How I Messed Up when Training Neural Network for First Time

Machine learning for me was like a some mythical black box magic surrounded by a thick mist and small gnomes protecting it. Only most courageous ones with enough work and some mathemagic dust shall pass the protection and enter the land of knowledge.

I never shy away from challenges that support my growth and since I love technology, I started practicing Machine Learning. When I came to CERN for internship, very soon I tried Artificial Neural Networks – the best sounding algorithm in the world!

Let me share my first experience with Artificial Neural Networks.

Problem domain

CERN does a lot of computations. Maybe not the scale of Google of Facebook, but it is still biggest project I have ever worked on. Physicists submit their programs to perform necessary calculations. Their computational power is spread through more than 170 data centers and 42 countries. There are many (six orders of magnitude) jobs running at any given moment!

Those jobs leave some information: did they succeed or not, how much time it took, where it happened, how much memory it used and so on. By the time of writing this, there are almost 400 different features (pieces of information) and many millions of entries in ElasticSearch database. Thats a lot! And this is data that I work with. I am trying to find something in there that would increase efficiency of jobs. What it could be – I don’t know yet. I am still working on it. And I use (at least trying to) Machine Learning for that! 🙂


I have been in a meeting with a cool guy, who works as data scientist at CERN. The way he speaks – he knows his thing. He probably eats differential equations for breakfast and still is hungry. 🙂 Anyways, he proposed an idea to use unsupervised machine learning algorithm called Self-Organizing Map (or SOM, as I will call it). After reading article on Wikipedia I immediately noticed that it is artificial neural network. I fell in love with this idea (the buzzword!), even I still have to understand what it actually is (I have basic idea).

So, SOM is very interesting algorithm. Basically, it is used to find a small representatives of whole data for you to show it. Visualizing hundreds of thousands or even millions entries seems like a daunting task for me. Add fact that it is in high-dimensional space (we live in three dimensions, by the way) and I say it is impossible. But with SOM, you choose size of the grid and, given some time, this grid becomes a pretty good representative of your whole data and you can start looking for some patterns and insights. Results are mostly shown as heat maps. Actually, I don’t know any other way, do you?

So I was very excited and thought that it will work like magic! I am even excited remembering how exciting it was. 😀 I wanted to train is as soon as possible and see what it has to offer me.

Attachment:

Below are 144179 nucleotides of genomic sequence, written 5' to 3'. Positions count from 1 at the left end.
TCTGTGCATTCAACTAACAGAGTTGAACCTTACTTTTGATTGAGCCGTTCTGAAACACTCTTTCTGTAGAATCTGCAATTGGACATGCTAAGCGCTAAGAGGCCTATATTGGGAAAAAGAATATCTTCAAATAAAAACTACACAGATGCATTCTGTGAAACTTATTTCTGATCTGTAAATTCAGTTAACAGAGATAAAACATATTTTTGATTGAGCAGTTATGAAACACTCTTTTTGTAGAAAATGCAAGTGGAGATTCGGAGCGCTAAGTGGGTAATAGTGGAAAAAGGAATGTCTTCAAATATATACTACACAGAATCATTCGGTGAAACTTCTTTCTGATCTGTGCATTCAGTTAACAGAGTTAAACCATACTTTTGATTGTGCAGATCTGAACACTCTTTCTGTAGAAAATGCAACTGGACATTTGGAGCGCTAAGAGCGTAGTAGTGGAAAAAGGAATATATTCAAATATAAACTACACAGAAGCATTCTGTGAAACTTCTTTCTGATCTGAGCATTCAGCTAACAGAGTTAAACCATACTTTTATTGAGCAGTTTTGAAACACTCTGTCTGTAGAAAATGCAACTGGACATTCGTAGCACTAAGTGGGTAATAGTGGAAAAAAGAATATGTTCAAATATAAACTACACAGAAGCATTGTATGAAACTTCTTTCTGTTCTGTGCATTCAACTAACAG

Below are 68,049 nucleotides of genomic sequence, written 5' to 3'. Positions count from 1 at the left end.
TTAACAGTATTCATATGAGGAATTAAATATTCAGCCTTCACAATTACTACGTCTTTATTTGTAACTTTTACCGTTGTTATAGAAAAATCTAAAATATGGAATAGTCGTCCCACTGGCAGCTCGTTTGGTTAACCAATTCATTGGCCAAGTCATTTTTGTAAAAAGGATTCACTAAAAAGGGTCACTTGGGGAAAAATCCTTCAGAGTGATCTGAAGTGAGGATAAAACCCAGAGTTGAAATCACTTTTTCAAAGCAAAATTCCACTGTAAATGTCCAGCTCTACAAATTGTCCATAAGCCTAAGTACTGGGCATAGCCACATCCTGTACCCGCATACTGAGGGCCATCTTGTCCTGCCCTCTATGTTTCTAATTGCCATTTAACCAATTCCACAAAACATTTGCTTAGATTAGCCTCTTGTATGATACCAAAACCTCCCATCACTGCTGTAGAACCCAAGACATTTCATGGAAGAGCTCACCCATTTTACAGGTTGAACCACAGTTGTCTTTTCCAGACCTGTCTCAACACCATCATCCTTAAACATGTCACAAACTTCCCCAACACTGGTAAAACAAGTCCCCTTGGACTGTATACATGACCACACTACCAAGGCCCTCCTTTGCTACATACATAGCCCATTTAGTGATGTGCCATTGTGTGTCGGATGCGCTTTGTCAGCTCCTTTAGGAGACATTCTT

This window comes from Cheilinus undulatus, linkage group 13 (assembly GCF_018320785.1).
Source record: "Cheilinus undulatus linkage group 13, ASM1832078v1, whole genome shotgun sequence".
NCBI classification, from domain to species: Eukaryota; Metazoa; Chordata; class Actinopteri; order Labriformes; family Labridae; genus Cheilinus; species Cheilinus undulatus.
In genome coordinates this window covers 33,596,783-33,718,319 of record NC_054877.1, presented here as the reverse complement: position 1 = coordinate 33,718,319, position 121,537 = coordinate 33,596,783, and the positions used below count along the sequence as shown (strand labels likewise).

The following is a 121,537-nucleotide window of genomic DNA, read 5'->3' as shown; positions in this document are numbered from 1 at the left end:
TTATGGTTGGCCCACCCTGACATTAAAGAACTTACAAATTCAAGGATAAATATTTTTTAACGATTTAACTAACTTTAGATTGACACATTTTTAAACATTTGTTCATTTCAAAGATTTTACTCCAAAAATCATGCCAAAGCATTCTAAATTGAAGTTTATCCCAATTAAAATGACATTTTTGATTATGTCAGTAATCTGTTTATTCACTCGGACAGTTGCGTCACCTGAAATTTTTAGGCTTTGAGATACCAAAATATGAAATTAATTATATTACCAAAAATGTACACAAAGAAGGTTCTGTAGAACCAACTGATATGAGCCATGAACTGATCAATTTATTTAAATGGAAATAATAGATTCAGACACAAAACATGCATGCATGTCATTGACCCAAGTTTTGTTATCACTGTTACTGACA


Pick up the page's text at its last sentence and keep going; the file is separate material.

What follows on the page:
P.S. If you do not shy away from a little bit of mathematics, I found this video to give me most value about SOM.


After waiting for three days, bragging for my parents and friends that I am doing something magical, I get these heat maps.

What the fuck? That was my first thought. These are scattered all over the place without showing anything. And the CPU Efficiency, it supposed to be value between 0 and 100, but cluster is showing 135.000!

Really, what the fuck? Glad that I have mentors who can helped me answer this question. 🙂


Problem #1: I didn’t check the data

So CPU Efficiency heat map was the most interesting since it showed that something is obviously wrong. I checked my data file and I saw what I should have seen earlier.

My data was not valid! There were some entries, that had CPU Efficiency metric higher than thousands! That made everything deviate far away from results I was looking for. I was trusting the data.

I learned a lesson that I shall never trust the data until I validate it or my team does so.

Problem #2: I treated discrete features like continuous

Since SOM works with numbers only, I had to convert strings to numbers. I made a map and assigned every possible value a unique number for that feature. For example, Tier 0 DC in CERN was treated 0, Tier 1 DC in Freiburg as 1 and so on.

My mentor raised a question: what is 0.5 data center? Is it halfway between CERN and Freiburg?

I tried to figure this out for some time. This mapping didn’t make sense at all since those are discrete things, not continuous. I haven’t thought about that at all before!

Lesson from this one is that I shall know how algorithm works and know what kind of data I have

Closing thoughts

Machine learning is not as magical as it looks like. It is very logical and deductive. But I like it! Thinking this way removes that mysterious veil and provides opportunity of uncovering secrets it is hiding.

I love the idea of having this powerful tool in my arsenal. I am definitely continuing my learning these awesome things!

How you fucked up with your trainings? How did you feel that time? Or it was breeze? Let me know in the comment section! 🙂

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